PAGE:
DOD ponders next steps to acquiring new communications satellites

New space policy helps define post Cold War orbital environment

The U.S. military relies heavily on satellites, and that makes the military space segment a tempting target for potential aggressors. This situation, plus the problems of acquiring more satellites in lean fiscal times, were discussed by a panel of experts at the MILCOM 2011 conference in Baltimore, Md., on Nov. 8.

Air Force Maj. Gen. Jay Santee, principal director of the Office of the Deputy Assistant Secretary of Defense, Office of the Under Secretary of Defense for Policy, said a new strategy was necessary because previous space policy had been written during the Cold War, when few nations operated in space. Now, with many nations involved in orbital space, the potential for conflict and the need for coordination and cooperation is very important, he said.

He noted that the Defense Department has rented capacity on commercial satellites for many years to provide forces with additional bandwidth. Tighter budgets will increase this trend as the military distributes its communications needs across civilian and allied coalition space platforms. DOD has launched a series of studies to determine the best mix of satellite assets to support government operations, he said.

But despite tightening budgets, DOD is in the middle of an unprecedented campaign to recapitalize its satellite communications assets, said Gil Klinger, the deputy assistant secretary of defense for space and intelligence in the Office of the Undersecretary of Defense for Acquisition, Technology, and Logistics. He said maintaining a healthy space industrial complex is vital in providing effective satellite communications.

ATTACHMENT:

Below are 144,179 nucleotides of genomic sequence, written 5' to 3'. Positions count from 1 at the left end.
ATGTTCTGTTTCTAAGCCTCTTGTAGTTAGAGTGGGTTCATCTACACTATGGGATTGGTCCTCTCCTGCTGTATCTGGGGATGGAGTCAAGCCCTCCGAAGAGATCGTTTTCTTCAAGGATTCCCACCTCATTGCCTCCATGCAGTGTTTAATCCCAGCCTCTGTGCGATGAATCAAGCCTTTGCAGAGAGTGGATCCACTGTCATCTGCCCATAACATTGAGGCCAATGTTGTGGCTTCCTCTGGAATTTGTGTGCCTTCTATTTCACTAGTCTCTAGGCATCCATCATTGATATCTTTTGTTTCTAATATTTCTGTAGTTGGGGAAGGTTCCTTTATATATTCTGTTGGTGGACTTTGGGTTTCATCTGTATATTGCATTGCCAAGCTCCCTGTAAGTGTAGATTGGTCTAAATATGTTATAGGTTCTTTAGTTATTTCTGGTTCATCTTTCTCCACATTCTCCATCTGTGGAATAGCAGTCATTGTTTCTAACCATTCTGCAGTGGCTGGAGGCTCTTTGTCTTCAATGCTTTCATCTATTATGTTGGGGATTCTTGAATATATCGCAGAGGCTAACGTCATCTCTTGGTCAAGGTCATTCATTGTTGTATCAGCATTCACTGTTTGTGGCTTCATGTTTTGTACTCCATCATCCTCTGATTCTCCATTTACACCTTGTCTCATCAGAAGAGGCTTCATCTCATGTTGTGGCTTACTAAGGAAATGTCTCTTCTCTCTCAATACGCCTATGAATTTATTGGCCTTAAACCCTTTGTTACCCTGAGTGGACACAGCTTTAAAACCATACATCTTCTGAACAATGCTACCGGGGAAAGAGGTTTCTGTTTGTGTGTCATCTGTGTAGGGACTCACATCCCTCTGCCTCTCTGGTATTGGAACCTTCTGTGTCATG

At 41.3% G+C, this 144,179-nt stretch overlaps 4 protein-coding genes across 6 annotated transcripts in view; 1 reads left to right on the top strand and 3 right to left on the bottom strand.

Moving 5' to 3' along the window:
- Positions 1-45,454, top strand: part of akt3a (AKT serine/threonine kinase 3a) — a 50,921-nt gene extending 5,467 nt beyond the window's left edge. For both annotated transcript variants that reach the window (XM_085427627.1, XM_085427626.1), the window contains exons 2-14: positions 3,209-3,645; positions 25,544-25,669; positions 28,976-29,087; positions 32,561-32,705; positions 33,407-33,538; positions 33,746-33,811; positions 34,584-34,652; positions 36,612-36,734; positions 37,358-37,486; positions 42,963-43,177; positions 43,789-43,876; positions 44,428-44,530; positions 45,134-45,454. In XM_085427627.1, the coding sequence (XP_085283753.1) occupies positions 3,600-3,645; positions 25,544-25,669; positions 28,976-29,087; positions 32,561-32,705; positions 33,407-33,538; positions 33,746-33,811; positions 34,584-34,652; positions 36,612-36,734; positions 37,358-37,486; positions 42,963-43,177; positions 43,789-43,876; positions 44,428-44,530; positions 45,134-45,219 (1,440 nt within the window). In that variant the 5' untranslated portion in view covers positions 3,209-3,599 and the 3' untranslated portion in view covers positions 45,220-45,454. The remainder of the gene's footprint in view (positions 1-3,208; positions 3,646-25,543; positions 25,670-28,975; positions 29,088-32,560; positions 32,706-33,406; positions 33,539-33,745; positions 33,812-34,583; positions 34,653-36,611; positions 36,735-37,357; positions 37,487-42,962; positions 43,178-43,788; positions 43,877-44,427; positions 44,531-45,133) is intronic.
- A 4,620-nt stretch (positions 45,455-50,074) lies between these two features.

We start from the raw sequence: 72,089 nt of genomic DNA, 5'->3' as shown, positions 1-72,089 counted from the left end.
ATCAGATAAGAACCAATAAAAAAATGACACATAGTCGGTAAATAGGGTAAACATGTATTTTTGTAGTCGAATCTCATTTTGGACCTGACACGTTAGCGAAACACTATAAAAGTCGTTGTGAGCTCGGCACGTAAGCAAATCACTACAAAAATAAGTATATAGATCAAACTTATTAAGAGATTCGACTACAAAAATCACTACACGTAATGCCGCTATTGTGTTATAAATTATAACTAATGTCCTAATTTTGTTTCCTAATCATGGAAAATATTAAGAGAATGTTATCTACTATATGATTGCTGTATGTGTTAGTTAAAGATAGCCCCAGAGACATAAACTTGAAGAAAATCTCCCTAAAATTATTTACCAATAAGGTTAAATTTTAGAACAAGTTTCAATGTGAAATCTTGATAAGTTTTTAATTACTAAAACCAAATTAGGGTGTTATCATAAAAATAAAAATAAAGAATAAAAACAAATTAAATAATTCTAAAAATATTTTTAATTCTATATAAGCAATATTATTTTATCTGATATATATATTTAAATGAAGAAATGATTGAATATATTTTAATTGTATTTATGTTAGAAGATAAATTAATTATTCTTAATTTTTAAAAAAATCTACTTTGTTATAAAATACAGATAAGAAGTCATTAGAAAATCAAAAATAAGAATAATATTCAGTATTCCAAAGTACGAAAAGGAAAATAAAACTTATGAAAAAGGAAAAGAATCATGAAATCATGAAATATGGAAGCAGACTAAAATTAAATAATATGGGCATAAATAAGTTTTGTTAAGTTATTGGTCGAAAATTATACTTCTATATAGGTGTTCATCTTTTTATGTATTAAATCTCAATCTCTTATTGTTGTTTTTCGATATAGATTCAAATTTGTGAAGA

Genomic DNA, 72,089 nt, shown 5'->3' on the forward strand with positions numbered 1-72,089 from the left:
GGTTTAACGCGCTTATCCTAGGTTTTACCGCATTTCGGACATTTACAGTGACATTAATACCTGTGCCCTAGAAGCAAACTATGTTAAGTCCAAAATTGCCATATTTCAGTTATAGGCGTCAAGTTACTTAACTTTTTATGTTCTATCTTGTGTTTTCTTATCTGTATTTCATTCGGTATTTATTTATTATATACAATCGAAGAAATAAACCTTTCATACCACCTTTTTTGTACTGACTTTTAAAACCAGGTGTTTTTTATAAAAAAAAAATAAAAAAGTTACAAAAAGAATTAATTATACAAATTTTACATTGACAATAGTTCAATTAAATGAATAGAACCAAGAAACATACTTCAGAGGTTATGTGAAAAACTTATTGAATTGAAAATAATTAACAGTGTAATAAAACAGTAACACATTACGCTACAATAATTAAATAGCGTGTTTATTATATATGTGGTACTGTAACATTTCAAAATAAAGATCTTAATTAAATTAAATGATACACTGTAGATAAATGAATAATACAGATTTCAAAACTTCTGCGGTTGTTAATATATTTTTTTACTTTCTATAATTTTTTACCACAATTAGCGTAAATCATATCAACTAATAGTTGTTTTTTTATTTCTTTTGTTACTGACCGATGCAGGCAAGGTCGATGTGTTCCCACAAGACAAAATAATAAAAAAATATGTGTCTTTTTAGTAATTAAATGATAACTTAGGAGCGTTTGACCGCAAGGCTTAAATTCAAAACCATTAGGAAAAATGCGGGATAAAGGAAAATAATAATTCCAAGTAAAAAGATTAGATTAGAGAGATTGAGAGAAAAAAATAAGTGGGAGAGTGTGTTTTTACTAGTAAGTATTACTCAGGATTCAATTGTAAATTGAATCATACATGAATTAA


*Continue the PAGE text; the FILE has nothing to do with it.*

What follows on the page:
The government must think differently about how it acquires satellite systems, and one way is to take extraneous costs out of satellite programs, Klinger said. However, he told the industry audience that making programs more efficient doesn't mean there will be less money for new spacecraft. “We want to buy more of what you do, not less,” he said.

But no matter the outcome of the budget battles in Congress, satellite communications will remain critical to the warfighter, said Douglas Loverro, executive director of Air Force Space Command’s Space and Missile Center. In addition to costs for acquisition, the government must think about what is required to both provide and defend space based communications, he said. The government and industry must also work out new ways to develop satellite communications programs, either through innovative business deals or through cost saving options such as hosting military payloads on commercial spacecraft, Loverro said.

About the Author

Henry Kenyon is a contributing writer for Defense Systems.

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